Here’s the question for week two:
Through the end of deer season, we will be posting a frequently asked question (FAQ) and answer related to chronic wasting disease (CWD) in Pennsylvania in an album on our Facebook page.
We know many of you – hunters, non-hunters, processors, taxidermists and more – have questions about CWD and the effects this disease can cause. We are here as a resource and want to help everyone understand the complexities and details related to CWD in our state.
If you have a specific question related to CWD, email firstname.lastname@example.org.
Chronic wasting disease (CWD) is an always-fatal neurodegenerative disease of cervids including deer and elk. CWD is a type of Transmissible Spongiform Encephalopathy disease, other TSE diseases include mad cow disease, scrapie, and Cruetzfeldt-Jakob disease.
The causative agent of TSE diseases is an abnormally folded protein or prion. As these prions accumulate in the brain, they begin to cause tissue damage, eventually leading to holes in the brain.
CWD can be transmitted directly (through animal-to-animal contact) or indirectly (through a contaminated environment). CWD prions can be shed through bodily fluids such as saliva, urine, and feces. CWD was first detected in 1967 in a captive deer facility in Colorado. Since then, CWD has spread to 25 states and three Canadian provinces, including Pennsylvania.
As a reminder, if you have a specific question related to CWD email it to email@example.com.
The Pennsylvania Game Commission is enlisting assistance from hunters in an effort to slow the spread of chronic wasting disease. The Game Commission has developed a permit that can be used to hunt antlerless deer, but can be used only within the boundaries of what is known as Disease Management Area 2 – the lone area of the state where chronic wasting disease has been detected in free-ranging deer.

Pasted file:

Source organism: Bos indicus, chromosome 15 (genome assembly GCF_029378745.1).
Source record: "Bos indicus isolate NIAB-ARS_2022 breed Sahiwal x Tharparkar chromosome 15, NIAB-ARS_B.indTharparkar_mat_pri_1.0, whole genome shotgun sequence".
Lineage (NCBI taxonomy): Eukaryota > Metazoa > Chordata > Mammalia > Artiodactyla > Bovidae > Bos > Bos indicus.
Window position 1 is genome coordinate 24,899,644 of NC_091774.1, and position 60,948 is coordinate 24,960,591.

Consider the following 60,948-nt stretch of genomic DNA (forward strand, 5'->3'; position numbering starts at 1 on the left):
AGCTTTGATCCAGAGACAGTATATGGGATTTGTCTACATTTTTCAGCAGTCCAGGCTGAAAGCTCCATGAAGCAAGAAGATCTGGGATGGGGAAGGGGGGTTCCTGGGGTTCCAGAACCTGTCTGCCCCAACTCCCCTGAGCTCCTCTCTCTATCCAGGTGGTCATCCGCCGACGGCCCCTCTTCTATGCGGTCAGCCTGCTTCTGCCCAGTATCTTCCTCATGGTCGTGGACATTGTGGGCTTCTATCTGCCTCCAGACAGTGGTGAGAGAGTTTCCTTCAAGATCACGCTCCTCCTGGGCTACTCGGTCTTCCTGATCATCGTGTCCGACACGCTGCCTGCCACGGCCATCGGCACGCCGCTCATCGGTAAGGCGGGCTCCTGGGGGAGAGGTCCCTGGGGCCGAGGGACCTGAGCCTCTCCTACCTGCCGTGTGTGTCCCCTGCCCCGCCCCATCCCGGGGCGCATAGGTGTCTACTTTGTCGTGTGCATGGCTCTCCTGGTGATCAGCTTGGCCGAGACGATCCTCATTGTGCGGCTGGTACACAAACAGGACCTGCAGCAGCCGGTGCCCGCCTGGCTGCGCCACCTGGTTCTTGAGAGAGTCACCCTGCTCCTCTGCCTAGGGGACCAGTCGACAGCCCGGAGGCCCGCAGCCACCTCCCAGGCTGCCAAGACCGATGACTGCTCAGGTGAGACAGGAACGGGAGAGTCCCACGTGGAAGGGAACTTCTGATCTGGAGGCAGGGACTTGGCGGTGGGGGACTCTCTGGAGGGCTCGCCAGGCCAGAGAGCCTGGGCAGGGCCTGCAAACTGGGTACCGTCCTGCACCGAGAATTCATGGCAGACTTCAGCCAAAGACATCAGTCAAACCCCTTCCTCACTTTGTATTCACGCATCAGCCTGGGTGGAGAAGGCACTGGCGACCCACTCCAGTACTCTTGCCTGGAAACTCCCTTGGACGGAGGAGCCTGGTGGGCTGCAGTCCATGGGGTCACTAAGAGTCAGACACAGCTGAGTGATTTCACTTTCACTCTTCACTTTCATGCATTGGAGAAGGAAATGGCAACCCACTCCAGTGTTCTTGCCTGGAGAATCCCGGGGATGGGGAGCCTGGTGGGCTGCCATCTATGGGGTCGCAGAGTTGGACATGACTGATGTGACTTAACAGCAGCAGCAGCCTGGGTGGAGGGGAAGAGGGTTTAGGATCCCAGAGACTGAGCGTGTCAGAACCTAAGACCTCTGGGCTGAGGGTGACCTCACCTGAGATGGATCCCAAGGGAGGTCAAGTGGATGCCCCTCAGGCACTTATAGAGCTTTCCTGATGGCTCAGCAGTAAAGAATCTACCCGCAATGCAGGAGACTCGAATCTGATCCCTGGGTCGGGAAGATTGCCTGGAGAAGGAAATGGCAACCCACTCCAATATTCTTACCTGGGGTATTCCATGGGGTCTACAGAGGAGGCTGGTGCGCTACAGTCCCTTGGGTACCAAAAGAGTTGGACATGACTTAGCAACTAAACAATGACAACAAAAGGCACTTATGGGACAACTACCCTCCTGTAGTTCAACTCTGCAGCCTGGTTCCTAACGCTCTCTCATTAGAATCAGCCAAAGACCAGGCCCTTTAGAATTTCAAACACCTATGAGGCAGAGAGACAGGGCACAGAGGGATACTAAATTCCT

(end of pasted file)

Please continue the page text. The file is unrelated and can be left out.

A total of 13,000 permits will be made available with the intention of reducing the deer population by one deer per square mile in DMA 2.
Responding to a need identified by the Pennsylvania Board of Game Commissioners, the permits seek to focus hunting pressure inside the Disease Management Area (DMA), where deer numbers must be kept in check to slow the potential spread of chronic wasting disease (CWD). At the same time, the permit system enables the Game Commission to avoid a reduction in the deer herd in the area surrounding DMA 2 – where CWD has not been detected.
DMA 2 includes parts of Bedford, Blair, Huntingdon, Cambria and Fulton counties. The DMA lies within Wildlife Management Units 4A, 4D and 2C (WMUs 4A, 4D and 2C).
There are some differences between the application process for a DMA 2 permit and that for an antlerless license.
Only residents and nonresidents ages 12 and older with valid general hunting licenses may apply for permits. Participants in Mentored Youth and Mentored Adult hunting programs are ineligible to make application, and the permits cannot be transferred to participants in those programs.
Also, individuals may apply for a DMA 2 permit AND apply for a WMU specific antlerless permit during the same round of applications.
How much does a DMA 2 permit cost?
Each permit costs $6.70, and payments must be made by credit card, or check or money order made payable to the “Pennsylvania Game Commission.”
How to apply
What is the DMA 2 permit application schedule?
The application schedule is similar to that for antlerless deer licenses, however, residents and nonresidents can apply on the same dates in all rounds.
Where and when can a DMA 2 permit be used?
Those who are issued DMA 2 permits are required to submit reports, regardless of whether they harvest a deer. Harvests must be reported within 10 days. Nonharvests must be reported by Feb. 5. Those who fail to report as required are subject to criminal prosecution and may be ineligible to apply for permits if the program is continued the following year.
Through their reports, hunters provide valuable data that plays a crucial role in the Game Commission’s management of CWD.
Email firstname.lastname@example.org with questions and comments.
Photo: Joe Kosack